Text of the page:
Perspective. It’s funny how that works.
When I first read this research report in 2011, I skimmed over some parts, and cherry-picked what I was looking for — that 15 to 20% surface area removal was required every year in order to keep soil organic matter under control.
This post takes a few minutes to read because it covers this topic in a bit of detail. The summary is, I make use of two types of soil organic matter tests for turfgrass, these tests measure two different things, both important, and I recommend turfgrass managers measure both of these, ideally once a year.
These are the predicted distributions and percentiles of total organic matter in the surface 2 cm (0.8 inches) of warm-season grass putting greens.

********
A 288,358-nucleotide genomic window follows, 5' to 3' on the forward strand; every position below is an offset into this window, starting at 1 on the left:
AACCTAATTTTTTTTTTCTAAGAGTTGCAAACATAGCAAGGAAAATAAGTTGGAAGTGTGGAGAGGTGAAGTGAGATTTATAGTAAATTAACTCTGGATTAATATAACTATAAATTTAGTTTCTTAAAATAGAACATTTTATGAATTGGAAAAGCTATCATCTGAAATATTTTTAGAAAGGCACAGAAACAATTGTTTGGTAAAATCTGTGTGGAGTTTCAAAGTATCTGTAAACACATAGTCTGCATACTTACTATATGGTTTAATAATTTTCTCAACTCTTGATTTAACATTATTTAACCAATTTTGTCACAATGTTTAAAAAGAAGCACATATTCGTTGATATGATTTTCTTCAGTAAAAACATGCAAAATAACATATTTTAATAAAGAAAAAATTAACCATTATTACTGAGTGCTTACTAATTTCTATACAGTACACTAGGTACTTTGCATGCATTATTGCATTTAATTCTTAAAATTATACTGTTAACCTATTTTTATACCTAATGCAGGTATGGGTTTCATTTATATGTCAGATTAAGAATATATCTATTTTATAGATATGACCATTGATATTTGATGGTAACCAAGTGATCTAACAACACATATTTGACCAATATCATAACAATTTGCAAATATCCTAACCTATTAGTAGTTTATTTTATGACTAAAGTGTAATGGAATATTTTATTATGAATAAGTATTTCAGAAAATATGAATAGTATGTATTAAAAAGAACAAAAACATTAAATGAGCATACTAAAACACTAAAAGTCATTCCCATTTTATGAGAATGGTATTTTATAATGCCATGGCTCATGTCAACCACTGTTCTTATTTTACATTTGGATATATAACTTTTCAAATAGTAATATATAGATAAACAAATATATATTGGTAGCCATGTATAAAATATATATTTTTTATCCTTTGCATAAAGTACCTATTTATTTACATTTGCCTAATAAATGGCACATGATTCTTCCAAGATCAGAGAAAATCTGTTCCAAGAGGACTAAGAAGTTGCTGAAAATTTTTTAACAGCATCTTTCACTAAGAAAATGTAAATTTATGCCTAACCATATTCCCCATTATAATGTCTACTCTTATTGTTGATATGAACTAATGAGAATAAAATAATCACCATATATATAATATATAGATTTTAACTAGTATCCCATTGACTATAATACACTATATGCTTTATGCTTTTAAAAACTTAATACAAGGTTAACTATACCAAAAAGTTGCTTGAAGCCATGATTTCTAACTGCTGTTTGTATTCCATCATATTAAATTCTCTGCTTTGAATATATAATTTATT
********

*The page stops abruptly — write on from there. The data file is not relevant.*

I include a plot for predicted organic matter of a random green of an unknown species.
Anything resembling thatch or mat is explicitly excluded from the soil organic matter measurement made on routine soil nutrient analyses.
That portion of soil organic matter is excluded because it is not measured.
There’s a ton of work done to modify the soil organic matter of turfgrass surfaces. Fertilizer, water, and increased light will allow the grass to grow and naturally increase the organic matter in the soil.
I watched the Greenkeeper App meeting about organic matter, and I recommend you do too. The video has Doug Soldat, Bill Kreuser, and Roch Gaussoin talking about soil organic matter, rootzones, sand topdressing, and turf performance.